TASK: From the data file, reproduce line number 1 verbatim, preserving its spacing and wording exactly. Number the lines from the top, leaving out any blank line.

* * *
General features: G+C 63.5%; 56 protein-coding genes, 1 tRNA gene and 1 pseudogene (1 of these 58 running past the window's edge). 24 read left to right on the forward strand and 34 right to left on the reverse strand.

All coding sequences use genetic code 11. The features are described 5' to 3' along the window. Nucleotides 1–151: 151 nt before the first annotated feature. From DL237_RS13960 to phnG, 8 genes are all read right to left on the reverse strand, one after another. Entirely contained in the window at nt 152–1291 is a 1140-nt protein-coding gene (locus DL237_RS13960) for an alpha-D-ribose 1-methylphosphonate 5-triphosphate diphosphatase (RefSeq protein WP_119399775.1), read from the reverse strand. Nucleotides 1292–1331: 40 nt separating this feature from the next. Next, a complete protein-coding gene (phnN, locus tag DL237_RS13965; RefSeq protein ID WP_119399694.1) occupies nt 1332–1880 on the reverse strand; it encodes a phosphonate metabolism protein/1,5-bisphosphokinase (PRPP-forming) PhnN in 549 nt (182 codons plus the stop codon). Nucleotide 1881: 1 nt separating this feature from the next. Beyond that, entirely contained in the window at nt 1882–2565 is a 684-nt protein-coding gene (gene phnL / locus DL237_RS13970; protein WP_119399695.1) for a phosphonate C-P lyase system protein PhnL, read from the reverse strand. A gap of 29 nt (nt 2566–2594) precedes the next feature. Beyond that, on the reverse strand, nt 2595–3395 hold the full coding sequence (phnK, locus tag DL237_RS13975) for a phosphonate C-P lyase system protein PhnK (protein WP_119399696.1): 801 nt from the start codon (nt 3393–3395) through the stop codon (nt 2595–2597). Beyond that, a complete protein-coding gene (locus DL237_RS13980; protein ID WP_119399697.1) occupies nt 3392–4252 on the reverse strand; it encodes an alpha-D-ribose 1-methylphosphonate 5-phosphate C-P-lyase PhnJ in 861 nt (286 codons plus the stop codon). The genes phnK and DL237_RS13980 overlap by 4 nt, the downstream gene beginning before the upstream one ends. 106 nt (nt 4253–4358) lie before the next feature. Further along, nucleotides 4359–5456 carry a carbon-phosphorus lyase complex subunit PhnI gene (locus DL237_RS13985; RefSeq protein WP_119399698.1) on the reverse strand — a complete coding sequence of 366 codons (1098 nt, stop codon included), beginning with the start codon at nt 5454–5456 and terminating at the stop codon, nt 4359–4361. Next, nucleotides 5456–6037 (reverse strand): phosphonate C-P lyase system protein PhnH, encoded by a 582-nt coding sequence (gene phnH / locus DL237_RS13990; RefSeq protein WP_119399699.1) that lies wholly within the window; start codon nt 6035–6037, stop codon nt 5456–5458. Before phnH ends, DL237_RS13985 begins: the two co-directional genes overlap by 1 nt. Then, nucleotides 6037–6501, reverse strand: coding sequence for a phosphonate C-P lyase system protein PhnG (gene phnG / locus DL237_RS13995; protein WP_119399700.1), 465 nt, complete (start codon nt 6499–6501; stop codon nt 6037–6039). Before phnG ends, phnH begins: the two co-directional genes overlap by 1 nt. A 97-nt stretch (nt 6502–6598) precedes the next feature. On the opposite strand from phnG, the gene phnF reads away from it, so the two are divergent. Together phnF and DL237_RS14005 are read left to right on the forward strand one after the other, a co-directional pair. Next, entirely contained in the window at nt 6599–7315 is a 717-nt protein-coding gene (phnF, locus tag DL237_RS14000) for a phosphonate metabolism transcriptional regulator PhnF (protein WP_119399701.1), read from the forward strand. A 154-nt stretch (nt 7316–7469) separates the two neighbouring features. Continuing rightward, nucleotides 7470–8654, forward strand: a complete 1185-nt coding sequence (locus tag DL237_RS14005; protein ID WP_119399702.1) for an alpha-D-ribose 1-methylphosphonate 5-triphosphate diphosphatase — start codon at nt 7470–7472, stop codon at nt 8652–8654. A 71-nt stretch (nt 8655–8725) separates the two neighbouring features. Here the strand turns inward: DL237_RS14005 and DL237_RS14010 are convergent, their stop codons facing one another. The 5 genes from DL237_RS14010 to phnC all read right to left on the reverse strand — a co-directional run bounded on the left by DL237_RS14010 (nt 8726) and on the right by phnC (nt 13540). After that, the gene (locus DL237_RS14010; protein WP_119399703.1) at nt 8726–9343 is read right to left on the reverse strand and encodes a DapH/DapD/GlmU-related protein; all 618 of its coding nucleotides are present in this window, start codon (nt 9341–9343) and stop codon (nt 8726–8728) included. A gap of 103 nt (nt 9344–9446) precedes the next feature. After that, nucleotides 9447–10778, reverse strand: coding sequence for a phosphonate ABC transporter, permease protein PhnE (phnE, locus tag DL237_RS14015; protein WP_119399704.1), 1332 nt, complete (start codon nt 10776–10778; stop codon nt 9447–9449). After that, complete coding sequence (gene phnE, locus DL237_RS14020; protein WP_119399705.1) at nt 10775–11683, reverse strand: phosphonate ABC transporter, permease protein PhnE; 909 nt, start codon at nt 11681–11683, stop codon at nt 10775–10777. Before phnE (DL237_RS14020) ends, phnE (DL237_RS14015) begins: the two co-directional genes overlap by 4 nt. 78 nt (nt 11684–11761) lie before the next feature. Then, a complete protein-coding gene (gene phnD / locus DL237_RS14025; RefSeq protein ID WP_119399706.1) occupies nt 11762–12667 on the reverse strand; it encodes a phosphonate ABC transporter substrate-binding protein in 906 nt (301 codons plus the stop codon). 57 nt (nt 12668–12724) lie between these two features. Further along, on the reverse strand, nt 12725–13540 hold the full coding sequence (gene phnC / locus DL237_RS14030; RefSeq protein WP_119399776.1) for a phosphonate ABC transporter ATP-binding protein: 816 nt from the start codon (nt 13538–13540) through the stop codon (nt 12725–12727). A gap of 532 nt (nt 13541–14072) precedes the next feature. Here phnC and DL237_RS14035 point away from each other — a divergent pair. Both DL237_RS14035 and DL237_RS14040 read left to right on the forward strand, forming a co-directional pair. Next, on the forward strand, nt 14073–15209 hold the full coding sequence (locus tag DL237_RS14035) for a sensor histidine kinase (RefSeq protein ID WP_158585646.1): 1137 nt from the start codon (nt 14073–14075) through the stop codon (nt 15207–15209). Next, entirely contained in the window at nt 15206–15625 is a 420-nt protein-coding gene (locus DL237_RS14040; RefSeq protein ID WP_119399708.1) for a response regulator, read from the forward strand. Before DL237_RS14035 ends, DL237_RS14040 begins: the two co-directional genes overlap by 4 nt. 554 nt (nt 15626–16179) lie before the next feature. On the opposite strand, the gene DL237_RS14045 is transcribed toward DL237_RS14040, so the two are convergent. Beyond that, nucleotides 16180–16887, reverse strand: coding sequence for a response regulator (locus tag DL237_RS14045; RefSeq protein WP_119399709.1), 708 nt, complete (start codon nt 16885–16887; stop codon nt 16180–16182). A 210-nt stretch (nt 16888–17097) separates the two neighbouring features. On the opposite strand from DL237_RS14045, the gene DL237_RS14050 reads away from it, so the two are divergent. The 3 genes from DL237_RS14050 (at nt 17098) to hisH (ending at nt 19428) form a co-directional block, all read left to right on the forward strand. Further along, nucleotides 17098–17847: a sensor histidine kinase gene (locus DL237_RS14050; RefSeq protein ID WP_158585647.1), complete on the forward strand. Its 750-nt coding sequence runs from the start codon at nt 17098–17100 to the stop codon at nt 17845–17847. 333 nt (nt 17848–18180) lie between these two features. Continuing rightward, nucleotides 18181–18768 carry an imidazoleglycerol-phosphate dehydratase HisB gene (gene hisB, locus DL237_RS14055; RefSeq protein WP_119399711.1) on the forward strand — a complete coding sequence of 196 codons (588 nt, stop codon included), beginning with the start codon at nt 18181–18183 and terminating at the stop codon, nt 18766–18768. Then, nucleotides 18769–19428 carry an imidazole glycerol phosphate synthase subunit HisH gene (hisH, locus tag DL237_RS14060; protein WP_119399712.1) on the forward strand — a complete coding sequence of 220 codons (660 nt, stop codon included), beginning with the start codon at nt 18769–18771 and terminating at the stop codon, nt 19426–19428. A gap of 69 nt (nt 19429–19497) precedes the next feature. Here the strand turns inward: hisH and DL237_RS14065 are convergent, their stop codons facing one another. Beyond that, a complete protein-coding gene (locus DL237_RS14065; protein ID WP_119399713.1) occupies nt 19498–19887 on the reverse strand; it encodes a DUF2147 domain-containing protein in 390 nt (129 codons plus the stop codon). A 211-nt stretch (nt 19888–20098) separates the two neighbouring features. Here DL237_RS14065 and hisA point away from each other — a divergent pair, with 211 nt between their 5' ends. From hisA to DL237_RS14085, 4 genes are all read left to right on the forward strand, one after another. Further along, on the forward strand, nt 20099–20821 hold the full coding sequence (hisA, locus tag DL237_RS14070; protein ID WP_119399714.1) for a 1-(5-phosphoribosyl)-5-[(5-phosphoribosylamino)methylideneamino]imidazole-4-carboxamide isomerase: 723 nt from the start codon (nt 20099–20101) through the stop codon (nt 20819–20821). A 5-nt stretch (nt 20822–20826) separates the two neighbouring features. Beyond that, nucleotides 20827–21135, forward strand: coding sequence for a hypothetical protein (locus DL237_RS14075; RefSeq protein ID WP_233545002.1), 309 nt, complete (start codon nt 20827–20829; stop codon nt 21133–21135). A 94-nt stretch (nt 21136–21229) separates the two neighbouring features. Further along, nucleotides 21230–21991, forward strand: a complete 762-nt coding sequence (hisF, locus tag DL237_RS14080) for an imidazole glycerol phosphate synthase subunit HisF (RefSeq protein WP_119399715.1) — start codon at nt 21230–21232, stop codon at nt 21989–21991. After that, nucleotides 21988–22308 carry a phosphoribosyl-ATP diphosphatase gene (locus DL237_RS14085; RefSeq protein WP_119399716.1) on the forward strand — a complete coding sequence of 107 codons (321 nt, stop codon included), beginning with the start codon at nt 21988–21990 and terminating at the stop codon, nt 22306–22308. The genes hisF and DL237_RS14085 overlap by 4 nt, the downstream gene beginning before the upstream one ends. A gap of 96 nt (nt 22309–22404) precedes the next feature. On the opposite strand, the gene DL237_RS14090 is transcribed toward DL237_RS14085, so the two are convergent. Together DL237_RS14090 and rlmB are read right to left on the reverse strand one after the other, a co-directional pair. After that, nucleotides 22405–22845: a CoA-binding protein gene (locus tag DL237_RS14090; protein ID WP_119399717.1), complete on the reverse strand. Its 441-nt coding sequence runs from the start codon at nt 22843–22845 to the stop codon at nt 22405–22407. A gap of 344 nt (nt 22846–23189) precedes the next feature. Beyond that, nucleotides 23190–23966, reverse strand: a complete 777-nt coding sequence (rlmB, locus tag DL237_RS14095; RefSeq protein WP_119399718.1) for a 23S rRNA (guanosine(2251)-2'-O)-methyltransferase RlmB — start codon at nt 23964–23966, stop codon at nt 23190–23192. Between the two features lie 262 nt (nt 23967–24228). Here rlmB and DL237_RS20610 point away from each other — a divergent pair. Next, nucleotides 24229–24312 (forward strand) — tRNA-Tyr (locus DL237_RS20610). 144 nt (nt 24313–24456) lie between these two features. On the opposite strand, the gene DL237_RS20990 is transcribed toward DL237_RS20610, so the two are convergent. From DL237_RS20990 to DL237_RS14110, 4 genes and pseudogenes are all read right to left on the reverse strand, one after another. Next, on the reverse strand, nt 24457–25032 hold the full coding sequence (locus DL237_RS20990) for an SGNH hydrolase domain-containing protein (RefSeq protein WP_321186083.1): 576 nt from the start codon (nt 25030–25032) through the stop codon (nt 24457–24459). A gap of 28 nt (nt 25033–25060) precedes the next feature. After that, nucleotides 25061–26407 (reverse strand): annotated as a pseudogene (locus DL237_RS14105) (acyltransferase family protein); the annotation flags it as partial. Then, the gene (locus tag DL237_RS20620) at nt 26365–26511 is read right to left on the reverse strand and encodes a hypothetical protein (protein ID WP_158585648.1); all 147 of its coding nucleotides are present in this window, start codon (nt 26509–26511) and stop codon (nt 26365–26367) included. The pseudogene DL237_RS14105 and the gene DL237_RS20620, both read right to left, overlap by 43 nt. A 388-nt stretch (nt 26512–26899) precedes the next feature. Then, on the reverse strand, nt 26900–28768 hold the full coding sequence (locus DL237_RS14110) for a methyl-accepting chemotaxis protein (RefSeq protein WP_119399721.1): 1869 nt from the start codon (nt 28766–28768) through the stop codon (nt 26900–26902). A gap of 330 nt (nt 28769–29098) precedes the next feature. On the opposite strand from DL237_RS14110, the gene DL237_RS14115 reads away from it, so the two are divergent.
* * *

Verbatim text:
General features: G+C 63.5%; 56 protein-coding genes, 1 tRNA gene and 1 pseudogene (1 of these 58 running past the window's edge). 24 read left to right on the forward strand and 34 right to left on the reverse strand.